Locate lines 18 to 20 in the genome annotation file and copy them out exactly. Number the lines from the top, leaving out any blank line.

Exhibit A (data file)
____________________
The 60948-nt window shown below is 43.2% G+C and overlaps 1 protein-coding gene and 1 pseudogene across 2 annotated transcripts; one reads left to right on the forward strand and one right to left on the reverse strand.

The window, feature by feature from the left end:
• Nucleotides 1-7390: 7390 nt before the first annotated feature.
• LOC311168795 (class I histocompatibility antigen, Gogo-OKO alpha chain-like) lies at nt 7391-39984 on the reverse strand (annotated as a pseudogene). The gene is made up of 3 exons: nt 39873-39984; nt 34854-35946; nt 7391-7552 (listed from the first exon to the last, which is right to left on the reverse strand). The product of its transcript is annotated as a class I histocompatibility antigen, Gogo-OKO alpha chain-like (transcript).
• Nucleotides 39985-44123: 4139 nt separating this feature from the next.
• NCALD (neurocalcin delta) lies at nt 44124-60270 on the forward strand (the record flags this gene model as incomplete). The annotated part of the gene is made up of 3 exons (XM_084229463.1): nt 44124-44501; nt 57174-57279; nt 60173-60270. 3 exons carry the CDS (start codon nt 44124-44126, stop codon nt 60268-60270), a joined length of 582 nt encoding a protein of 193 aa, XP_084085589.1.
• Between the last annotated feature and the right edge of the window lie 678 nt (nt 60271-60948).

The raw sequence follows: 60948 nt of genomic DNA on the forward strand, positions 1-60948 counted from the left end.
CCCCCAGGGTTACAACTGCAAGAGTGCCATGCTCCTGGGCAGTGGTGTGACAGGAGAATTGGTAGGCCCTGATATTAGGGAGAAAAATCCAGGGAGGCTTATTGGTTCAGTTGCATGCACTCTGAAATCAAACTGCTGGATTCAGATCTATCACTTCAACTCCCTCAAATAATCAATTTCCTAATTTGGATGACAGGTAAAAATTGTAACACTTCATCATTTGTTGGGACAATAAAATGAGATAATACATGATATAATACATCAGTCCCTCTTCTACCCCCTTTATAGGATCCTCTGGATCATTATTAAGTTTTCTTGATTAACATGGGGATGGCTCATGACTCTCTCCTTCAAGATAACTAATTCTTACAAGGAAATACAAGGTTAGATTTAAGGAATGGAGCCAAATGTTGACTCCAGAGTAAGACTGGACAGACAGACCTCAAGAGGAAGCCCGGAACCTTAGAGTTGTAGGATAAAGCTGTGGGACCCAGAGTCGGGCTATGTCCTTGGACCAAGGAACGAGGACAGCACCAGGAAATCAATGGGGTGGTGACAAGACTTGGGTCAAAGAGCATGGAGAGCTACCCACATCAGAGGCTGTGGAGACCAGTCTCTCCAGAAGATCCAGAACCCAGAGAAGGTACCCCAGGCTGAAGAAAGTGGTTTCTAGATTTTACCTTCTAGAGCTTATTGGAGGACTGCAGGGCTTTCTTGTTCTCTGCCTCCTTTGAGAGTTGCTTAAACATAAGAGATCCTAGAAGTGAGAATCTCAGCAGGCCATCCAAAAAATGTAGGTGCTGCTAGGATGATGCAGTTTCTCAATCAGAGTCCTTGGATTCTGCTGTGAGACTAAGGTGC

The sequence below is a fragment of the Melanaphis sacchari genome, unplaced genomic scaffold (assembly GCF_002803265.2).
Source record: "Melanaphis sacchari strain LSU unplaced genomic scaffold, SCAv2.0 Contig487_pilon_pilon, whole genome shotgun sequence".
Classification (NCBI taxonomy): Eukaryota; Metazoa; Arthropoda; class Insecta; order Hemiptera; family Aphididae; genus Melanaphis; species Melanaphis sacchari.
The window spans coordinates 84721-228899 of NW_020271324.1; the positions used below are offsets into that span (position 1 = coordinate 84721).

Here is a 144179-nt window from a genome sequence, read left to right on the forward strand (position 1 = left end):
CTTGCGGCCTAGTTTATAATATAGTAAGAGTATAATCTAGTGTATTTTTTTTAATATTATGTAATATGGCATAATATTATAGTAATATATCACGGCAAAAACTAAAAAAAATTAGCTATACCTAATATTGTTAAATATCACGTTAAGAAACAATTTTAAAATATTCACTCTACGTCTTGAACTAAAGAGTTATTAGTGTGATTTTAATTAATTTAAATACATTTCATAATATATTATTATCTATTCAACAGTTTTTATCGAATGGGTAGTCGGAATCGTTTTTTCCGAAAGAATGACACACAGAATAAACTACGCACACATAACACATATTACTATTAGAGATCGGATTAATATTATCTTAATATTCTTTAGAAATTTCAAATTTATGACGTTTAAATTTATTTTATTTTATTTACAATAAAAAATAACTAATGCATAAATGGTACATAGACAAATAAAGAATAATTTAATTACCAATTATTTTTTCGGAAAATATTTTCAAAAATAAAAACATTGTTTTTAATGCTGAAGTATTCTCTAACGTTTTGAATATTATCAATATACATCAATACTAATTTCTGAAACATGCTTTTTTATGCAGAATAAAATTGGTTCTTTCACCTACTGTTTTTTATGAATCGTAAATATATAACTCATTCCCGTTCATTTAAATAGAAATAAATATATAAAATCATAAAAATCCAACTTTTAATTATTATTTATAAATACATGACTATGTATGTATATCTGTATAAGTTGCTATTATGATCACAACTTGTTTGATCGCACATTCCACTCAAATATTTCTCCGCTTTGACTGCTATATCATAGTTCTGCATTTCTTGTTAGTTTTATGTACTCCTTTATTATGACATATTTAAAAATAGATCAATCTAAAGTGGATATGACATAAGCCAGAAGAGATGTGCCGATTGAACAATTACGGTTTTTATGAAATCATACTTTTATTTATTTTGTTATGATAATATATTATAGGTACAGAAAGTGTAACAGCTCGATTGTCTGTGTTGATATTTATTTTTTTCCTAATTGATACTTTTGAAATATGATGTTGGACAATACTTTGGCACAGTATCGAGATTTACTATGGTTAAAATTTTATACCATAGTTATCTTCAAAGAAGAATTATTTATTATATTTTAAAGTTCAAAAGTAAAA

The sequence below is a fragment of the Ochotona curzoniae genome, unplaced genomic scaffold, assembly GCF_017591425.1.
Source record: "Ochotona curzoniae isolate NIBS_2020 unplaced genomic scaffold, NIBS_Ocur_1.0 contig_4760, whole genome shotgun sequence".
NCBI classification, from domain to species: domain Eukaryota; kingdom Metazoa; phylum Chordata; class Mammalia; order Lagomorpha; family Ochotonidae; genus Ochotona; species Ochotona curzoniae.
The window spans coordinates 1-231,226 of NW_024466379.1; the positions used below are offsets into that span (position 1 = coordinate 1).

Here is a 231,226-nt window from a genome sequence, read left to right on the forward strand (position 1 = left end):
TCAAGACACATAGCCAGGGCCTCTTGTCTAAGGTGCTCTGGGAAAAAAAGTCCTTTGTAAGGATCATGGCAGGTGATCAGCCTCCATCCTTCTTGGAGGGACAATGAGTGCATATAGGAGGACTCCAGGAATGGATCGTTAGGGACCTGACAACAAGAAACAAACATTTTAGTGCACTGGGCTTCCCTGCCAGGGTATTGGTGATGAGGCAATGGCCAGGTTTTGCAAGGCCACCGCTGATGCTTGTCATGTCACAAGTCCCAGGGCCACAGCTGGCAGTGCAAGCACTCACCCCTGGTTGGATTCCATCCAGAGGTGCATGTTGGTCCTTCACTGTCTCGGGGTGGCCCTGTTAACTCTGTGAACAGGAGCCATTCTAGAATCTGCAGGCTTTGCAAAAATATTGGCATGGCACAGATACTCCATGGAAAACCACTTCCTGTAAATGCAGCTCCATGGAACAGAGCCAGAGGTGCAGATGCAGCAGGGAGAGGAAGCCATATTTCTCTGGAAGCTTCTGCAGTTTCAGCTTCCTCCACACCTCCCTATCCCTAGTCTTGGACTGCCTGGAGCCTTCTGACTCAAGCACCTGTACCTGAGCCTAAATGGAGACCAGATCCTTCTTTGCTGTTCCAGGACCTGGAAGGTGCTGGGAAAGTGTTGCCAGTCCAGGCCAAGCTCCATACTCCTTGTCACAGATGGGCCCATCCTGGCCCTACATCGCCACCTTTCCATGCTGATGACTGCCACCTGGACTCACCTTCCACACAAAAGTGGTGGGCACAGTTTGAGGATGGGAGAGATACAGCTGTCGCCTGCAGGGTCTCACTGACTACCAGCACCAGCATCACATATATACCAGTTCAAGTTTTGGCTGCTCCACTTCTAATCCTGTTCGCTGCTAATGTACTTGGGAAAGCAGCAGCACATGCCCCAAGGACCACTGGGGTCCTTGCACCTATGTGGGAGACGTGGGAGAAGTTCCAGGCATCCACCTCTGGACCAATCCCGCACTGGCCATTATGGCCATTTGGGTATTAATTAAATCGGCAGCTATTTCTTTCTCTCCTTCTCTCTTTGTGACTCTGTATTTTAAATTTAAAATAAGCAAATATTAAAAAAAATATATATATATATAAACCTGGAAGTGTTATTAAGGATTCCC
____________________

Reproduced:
NCBI classification, from domain to species: domain Eukaryota; kingdom Metazoa; phylum Chordata; class Mammalia; order Lagomorpha; family Ochotonidae; genus Ochotona; species Ochotona curzoniae.
The window spans coordinates 1-231,226 of NW_024466379.1; the positions used below are offsets into that span (position 1 = coordinate 1).

Here is a 231,226-nt window from a genome sequence, read left to right on the forward strand (position 1 = left end):